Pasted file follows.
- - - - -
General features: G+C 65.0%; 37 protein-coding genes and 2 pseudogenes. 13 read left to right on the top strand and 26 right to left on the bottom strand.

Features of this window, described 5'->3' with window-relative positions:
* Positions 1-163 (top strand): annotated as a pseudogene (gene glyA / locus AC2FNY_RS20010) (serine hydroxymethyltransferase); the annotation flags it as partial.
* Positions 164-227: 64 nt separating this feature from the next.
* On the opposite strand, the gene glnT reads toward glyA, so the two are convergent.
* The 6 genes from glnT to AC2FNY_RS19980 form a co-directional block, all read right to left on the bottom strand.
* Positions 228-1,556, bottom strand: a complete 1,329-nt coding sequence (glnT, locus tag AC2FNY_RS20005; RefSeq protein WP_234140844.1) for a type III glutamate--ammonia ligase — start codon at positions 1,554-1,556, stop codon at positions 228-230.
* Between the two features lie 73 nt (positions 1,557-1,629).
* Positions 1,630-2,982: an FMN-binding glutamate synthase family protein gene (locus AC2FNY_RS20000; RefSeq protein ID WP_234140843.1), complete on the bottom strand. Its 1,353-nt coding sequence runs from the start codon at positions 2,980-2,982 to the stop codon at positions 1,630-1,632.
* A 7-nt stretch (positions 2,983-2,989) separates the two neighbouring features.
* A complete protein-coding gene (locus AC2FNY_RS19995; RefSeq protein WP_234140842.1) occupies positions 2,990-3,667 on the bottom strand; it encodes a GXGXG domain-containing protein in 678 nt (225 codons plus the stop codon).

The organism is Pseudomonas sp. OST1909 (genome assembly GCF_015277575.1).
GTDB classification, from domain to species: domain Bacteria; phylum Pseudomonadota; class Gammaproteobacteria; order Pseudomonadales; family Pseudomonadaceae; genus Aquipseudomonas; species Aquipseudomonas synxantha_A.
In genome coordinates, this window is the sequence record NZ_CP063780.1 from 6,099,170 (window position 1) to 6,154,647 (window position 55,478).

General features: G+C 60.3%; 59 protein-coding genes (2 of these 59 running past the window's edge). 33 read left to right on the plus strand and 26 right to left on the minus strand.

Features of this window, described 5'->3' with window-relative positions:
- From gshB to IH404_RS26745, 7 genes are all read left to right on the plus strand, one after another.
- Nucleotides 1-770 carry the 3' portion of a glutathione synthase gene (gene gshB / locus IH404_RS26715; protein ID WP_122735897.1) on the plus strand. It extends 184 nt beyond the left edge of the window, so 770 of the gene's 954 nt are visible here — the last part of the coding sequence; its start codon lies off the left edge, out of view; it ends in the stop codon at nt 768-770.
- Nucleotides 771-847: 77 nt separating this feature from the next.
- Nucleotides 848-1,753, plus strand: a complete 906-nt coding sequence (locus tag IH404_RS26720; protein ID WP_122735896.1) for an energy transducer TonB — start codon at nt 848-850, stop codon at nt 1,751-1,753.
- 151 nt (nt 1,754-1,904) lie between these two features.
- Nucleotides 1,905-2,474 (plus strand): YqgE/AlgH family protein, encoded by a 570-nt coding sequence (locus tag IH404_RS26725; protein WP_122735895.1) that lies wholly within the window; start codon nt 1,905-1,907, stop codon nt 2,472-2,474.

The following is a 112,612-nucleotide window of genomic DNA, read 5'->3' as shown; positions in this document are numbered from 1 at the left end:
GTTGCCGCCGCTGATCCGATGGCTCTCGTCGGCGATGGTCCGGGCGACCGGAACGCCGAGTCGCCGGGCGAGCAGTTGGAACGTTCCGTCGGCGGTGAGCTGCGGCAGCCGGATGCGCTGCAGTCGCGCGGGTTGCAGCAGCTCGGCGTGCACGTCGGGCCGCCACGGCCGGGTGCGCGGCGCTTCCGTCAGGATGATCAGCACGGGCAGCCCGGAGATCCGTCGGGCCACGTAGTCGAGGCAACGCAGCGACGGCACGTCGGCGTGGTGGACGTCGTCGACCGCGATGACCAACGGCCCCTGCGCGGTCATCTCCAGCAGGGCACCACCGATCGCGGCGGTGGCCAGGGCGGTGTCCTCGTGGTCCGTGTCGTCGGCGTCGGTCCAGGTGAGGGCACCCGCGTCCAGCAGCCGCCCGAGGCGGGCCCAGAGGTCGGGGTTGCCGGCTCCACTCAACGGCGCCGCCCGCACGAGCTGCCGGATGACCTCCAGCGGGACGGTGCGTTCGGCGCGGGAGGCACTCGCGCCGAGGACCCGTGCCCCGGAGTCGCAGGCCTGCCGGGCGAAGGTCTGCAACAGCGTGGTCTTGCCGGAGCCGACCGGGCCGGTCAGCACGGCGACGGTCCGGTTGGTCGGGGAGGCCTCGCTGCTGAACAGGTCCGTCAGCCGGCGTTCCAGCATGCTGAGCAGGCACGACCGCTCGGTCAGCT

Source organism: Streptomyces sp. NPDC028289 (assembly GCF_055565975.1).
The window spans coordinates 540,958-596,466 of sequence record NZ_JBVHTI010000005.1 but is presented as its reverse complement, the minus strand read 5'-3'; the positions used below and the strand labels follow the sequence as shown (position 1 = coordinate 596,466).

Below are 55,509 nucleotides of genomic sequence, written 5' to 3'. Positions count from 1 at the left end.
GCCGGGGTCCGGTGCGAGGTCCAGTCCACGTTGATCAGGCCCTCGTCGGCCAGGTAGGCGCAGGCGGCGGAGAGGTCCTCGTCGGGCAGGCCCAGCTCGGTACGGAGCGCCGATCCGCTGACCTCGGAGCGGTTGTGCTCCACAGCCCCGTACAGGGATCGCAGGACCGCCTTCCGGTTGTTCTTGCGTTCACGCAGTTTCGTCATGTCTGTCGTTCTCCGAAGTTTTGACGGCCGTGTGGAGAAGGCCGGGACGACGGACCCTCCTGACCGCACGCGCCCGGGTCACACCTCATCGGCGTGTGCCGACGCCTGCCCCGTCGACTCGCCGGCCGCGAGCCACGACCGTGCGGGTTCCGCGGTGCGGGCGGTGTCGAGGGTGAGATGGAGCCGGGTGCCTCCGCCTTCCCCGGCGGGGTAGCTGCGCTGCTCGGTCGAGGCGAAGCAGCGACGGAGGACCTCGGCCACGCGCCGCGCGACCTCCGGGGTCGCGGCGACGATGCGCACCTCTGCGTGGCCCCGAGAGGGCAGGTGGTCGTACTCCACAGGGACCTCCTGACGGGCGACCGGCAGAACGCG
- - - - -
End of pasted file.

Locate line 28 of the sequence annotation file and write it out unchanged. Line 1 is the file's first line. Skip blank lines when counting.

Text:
GCCGGGGTCCGGTGCGAGGTCCAGTCCACGTTGATCAGGCCCTCGTCGGCCAGGTAGGCGCAGGCGGCGGAGAGGTCCTCGTCGGGCAGGCCCAGCTCGGTACGGAGCGCCGATCCGCTGACCTCGGAGCGGTTGTGCTCCACAGCCCCGTACAGGGATCGCAGGACCGCCTTCCGGTTGTTCTTGCGTTCACGCAGTTTCGTCATGTCTGTCGTTCTCCGAAGTTTTGACGGCCGTGTGGAGAAGGCCGGGACGACGGACCCTCCTGACCGCACGCGCCCGGGTCACACCTCATCGGCGTGTGCCGACGCCTGCCCCGTCGACTCGCCGGCCGCGAGCCACGACCGTGCGGGTTCCGCGGTGCGGGCGGTGTCGAGGGTGAGATGGAGCCGGGTGCCTCCGCCTTCCCCGGCGGGGTAGCTGCGCTGCTCGGTCGAGGCGAAGCAGCGACGGAGGACCTCGGCCACGCGCCGCGCGACCTCCGGGGTCGCGGCGACGATGCGCACCTCTGCGTGGCCCCGAGAGGGCAGGTGGTCGTACTCCACAGGGACCTCCTGACGGGCGACCGGCAGAACGCG